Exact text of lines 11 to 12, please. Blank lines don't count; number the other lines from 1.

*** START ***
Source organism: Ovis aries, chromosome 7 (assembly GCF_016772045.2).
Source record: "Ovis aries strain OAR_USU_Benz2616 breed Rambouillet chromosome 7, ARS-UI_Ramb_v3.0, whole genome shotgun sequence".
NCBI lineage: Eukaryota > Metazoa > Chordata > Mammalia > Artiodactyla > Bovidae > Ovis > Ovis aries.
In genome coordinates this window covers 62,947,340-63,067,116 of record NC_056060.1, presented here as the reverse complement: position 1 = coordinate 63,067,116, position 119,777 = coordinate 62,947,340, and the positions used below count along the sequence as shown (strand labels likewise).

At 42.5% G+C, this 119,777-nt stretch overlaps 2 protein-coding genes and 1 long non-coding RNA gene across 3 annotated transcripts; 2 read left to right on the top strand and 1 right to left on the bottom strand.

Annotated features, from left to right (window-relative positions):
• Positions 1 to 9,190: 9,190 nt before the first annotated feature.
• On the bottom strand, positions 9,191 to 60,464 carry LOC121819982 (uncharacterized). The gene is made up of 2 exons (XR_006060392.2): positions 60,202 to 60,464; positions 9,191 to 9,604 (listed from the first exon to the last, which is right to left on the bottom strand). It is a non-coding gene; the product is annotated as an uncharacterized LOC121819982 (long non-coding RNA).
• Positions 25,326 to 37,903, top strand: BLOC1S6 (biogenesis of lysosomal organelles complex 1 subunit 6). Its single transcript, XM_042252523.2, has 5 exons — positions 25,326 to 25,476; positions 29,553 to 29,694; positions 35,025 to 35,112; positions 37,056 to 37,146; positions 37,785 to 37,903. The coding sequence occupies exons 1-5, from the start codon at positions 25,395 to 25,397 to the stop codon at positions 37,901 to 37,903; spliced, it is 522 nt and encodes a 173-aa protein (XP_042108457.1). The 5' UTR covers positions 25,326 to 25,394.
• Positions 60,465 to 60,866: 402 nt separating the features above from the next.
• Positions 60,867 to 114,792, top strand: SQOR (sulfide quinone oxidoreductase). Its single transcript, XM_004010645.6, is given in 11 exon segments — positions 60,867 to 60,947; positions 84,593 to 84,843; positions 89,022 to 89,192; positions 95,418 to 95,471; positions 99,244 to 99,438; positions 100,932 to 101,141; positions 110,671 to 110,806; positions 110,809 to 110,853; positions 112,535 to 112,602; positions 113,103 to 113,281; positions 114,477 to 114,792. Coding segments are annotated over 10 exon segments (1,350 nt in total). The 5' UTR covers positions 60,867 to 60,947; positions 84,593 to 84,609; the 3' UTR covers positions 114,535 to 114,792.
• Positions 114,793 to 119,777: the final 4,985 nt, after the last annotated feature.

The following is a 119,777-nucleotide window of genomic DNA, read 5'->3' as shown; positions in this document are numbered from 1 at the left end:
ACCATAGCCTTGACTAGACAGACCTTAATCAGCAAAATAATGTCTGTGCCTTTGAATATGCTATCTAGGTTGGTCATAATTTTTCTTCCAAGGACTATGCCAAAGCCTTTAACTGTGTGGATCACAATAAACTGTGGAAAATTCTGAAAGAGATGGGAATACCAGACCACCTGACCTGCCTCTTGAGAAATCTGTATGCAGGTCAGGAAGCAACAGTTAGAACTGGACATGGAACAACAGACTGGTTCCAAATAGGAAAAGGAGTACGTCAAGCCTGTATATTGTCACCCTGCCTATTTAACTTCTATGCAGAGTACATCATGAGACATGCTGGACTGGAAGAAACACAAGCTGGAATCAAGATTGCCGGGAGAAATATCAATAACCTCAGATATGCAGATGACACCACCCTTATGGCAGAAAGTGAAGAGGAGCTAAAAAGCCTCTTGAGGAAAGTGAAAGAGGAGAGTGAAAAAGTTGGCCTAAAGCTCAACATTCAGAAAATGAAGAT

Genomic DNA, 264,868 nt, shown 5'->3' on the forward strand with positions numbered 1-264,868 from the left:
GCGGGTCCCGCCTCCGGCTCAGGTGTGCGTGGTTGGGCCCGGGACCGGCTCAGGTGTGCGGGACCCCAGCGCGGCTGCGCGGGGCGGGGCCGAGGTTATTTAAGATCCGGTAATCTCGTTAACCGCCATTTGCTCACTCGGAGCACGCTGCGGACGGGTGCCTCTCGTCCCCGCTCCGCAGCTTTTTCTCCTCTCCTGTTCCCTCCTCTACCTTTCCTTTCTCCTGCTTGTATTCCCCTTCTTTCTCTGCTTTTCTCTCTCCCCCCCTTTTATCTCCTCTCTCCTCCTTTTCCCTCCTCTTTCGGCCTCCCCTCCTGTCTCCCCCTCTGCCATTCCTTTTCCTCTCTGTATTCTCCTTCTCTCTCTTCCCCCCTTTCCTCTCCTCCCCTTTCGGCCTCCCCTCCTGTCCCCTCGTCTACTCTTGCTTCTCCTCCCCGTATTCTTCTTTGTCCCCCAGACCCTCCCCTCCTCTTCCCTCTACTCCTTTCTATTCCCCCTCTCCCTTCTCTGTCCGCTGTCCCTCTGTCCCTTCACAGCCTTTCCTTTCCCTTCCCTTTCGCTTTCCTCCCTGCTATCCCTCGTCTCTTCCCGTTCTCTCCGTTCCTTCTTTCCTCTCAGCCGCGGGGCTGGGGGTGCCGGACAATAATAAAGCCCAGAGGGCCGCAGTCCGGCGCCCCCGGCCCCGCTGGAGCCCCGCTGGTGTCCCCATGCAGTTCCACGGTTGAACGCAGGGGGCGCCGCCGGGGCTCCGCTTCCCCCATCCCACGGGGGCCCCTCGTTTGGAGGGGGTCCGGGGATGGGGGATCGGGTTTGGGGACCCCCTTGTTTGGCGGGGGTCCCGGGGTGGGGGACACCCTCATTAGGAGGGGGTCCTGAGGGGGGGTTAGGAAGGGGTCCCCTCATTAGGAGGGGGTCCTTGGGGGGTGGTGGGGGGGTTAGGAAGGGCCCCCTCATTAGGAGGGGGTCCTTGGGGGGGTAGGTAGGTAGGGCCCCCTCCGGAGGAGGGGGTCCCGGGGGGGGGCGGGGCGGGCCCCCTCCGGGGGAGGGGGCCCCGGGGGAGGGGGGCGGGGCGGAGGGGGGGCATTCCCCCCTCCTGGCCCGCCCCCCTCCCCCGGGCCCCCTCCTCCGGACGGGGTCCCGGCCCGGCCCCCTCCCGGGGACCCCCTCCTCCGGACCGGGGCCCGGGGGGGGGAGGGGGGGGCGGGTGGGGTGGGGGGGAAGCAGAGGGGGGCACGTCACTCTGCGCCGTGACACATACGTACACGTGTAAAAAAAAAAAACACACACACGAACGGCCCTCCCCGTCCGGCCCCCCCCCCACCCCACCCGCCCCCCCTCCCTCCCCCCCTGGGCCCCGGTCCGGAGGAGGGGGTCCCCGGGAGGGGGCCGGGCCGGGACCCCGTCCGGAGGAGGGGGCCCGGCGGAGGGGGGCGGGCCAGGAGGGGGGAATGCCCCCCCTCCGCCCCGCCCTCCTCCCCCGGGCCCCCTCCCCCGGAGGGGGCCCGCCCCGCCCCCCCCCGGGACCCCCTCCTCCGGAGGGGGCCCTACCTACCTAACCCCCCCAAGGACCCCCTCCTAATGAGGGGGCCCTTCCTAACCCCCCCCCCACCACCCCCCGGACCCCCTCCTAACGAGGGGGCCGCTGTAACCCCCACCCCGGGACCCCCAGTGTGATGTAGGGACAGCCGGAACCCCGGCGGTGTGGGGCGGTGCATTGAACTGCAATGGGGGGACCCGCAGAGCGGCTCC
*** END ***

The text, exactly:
• Positions 60,867 to 114,792, top strand: SQOR (sulfide quinone oxidoreductase). Its single transcript, XM_004010645.6, is given in 11 exon segments — positions 60,867 to 60,947; positions 84,593 to 84,843; positions 89,022 to 89,192; positions 95,418 to 95,471; positions 99,244 to 99,438; positions 100,932 to 101,141; positions 110,671 to 110,806; positions 110,809 to 110,853; positions 112,535 to 112,602; positions 113,103 to 113,281; positions 114,477 to 114,792. Coding segments are annotated over 10 exon segments (1,350 nt in total). The 5' UTR covers positions 60,867 to 60,947; positions 84,593 to 84,609; the 3' UTR covers positions 114,535 to 114,792.
• Positions 114,793 to 119,777: the final 4,985 nt, after the last annotated feature.